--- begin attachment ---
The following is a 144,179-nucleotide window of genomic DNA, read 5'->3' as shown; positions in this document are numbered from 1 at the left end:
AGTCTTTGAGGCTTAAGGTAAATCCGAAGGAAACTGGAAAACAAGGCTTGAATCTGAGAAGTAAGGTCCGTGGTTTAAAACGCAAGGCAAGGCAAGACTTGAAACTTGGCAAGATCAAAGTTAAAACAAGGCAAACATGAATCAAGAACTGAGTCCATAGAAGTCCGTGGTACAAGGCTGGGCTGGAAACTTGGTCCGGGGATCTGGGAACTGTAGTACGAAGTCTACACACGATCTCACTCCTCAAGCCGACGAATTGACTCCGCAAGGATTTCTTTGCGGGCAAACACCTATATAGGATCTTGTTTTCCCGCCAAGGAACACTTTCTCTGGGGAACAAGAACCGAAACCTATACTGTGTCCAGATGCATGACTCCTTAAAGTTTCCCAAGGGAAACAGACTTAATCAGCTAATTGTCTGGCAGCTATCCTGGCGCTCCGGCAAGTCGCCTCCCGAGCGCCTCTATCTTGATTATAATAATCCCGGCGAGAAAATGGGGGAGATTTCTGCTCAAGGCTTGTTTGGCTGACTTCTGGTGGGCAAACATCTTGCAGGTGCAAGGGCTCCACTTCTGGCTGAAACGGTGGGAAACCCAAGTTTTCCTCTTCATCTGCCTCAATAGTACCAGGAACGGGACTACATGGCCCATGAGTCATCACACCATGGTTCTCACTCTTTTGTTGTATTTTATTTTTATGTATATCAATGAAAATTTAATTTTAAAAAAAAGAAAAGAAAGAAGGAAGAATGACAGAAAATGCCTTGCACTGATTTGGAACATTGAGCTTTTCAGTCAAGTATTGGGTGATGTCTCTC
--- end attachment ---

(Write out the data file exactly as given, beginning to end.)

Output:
The following is a 144,179-nucleotide window of genomic DNA, read 5'->3' as shown; positions in this document are numbered from 1 at the left end:
AGTCTTTGAGGCTTAAGGTAAATCCGAAGGAAACTGGAAAACAAGGCTTGAATCTGAGAAGTAAGGTCCGTGGTTTAAAACGCAAGGCAAGGCAAGACTTGAAACTTGGCAAGATCAAAGTTAAAACAAGGCAAACATGAATCAAGAACTGAGTCCATAGAAGTCCGTGGTACAAGGCTGGGCTGGAAACTTGGTCCGGGGATCTGGGAACTGTAGTACGAAGTCTACACACGATCTCACTCCTCAAGCCGACGAATTGACTCCGCAAGGATTTCTTTGCGGGCAAACACCTATATAGGATCTTGTTTTCCCGCCAAGGAACACTTTCTCTGGGGAACAAGAACCGAAACCTATACTGTGTCCAGATGCATGACTCCTTAAAGTTTCCCAAGGGAAACAGACTTAATCAGCTAATTGTCTGGCAGCTATCCTGGCGCTCCGGCAAGTCGCCTCCCGAGCGCCTCTATCTTGATTATAATAATCCCGGCGAGAAAATGGGGGAGATTTCTGCTCAAGGCTTGTTTGGCTGACTTCTGGTGGGCAAACATCTTGCAGGTGCAAGGGCTCCACTTCTGGCTGAAACGGTGGGAAACCCAAGTTTTCCTCTTCATCTGCCTCAATAGTACCAGGAACGGGACTACATGGCCCATGAGTCATCACACCATGGTTCTCACTCTTTTGTTGTATTTTATTTTTATGTATATCAATGAAAATTTAATTTTAAAAAAAAGAAAAGAAAGAAGGAAGAATGACAGAAAATGCCTTGCACTGATTTGGAACATTGAGCTTTTCAGTCAAGTATTGGGTGATGTCTCTC